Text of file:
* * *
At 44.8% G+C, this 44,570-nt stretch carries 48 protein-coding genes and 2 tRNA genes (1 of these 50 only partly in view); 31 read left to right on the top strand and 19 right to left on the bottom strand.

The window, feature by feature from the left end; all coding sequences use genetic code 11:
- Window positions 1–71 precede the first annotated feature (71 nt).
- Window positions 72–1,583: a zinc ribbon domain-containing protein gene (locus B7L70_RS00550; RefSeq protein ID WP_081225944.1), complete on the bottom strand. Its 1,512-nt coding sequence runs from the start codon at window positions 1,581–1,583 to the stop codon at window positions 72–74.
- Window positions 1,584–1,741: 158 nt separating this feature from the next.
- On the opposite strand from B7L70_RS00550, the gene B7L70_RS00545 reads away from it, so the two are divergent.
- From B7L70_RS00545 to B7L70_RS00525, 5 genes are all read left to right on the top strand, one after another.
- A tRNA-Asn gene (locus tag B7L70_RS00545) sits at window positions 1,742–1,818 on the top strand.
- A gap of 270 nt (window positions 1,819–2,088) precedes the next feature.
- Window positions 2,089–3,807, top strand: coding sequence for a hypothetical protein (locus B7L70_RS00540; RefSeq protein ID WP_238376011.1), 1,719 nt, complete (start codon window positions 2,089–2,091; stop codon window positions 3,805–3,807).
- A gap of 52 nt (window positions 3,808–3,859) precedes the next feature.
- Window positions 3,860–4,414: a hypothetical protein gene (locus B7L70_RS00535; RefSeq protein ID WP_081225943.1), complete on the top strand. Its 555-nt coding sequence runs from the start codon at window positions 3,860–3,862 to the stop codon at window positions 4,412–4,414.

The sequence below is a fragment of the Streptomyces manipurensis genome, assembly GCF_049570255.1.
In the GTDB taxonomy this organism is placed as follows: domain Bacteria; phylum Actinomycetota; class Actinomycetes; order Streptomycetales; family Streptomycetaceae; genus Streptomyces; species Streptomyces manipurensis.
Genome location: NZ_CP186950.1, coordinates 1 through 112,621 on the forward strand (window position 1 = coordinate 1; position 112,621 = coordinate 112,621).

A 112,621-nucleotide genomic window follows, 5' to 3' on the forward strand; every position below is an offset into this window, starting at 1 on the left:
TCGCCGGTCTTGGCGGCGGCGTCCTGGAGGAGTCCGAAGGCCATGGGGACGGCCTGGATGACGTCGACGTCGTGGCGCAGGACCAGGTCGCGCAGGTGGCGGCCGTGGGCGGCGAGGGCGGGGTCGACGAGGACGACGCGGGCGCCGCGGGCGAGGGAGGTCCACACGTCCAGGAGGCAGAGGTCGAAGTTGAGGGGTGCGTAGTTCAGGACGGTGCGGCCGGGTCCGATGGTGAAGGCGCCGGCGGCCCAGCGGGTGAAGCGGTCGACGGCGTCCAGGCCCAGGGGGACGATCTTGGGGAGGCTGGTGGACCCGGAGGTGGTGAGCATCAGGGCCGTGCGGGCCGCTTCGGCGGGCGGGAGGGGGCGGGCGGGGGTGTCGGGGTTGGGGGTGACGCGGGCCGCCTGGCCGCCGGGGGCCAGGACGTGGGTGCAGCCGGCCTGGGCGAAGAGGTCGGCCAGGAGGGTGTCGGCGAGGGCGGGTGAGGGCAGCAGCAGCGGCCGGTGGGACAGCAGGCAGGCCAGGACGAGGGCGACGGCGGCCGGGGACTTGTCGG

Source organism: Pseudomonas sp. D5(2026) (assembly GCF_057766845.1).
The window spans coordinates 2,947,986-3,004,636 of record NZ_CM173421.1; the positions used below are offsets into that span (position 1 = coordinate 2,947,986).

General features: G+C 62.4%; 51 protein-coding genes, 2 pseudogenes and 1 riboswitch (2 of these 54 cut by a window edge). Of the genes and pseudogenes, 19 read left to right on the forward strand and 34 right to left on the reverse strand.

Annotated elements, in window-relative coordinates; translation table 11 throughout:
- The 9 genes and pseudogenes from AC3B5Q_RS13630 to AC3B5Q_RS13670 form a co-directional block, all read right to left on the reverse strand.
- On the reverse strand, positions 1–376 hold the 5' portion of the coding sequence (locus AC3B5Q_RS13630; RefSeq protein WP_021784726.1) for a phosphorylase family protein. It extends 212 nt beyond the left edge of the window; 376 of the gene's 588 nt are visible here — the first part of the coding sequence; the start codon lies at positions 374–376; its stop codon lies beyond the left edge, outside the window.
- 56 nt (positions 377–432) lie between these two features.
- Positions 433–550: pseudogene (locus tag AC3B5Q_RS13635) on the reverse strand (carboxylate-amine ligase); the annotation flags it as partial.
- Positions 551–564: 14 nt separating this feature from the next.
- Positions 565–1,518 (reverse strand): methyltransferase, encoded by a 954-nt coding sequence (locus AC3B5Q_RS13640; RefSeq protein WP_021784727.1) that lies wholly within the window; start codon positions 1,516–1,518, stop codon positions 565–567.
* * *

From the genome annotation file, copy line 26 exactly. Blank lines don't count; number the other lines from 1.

- Positions 551–564: 14 nt separating this feature from the next.